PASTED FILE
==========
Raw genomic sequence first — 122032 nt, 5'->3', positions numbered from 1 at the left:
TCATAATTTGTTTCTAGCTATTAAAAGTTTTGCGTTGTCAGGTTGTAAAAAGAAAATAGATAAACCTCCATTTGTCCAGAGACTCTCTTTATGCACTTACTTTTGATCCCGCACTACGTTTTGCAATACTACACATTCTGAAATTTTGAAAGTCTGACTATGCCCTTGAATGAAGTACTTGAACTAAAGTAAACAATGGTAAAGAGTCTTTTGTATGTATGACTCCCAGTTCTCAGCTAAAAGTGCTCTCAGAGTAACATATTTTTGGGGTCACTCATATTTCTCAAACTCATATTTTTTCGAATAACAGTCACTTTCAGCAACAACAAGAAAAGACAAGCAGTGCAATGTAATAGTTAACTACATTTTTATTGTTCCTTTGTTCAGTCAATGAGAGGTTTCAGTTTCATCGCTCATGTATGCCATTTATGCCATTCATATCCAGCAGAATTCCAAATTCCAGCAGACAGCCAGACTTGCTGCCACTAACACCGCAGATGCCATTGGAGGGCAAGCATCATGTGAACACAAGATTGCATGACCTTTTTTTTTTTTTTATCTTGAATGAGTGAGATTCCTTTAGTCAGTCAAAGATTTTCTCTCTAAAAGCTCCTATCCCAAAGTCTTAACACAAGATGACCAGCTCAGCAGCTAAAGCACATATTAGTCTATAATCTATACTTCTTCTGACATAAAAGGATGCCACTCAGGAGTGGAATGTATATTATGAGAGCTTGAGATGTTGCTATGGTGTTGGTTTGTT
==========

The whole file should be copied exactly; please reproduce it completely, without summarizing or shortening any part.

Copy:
Raw genomic sequence first — 122032 nt, 5'->3', positions numbered from 1 at the left:
TCATAATTTGTTTCTAGCTATTAAAAGTTTTGCGTTGTCAGGTTGTAAAAAGAAAATAGATAAACCTCCATTTGTCCAGAGACTCTCTTTATGCACTTACTTTTGATCCCGCACTACGTTTTGCAATACTACACATTCTGAAATTTTGAAAGTCTGACTATGCCCTTGAATGAAGTACTTGAACTAAAGTAAACAATGGTAAAGAGTCTTTTGTATGTATGACTCCCAGTTCTCAGCTAAAAGTGCTCTCAGAGTAACATATTTTTGGGGTCACTCATATTTCTCAAACTCATATTTTTTCGAATAACAGTCACTTTCAGCAACAACAAGAAAAGACAAGCAGTGCAATGTAATAGTTAACTACATTTTTATTGTTCCTTTGTTCAGTCAATGAGAGGTTTCAGTTTCATCGCTCATGTATGCCATTTATGCCATTCATATCCAGCAGAATTCCAAATTCCAGCAGACAGCCAGACTTGCTGCCACTAACACCGCAGATGCCATTGGAGGGCAAGCATCATGTGAACACAAGATTGCATGACCTTTTTTTTTTTTTTATCTTGAATGAGTGAGATTCCTTTAGTCAGTCAAAGATTTTCTCTCTAAAAGCTCCTATCCCAAAGTCTTAACACAAGATGACCAGCTCAGCAGCTAAAGCACATATTAGTCTATAATCTATACTTCTTCTGACATAAAAGGATGCCACTCAGGAGTGGAATGTATATTATGAGAGCTTGAGATGTTGCTATGGTGTTGGTTTGTT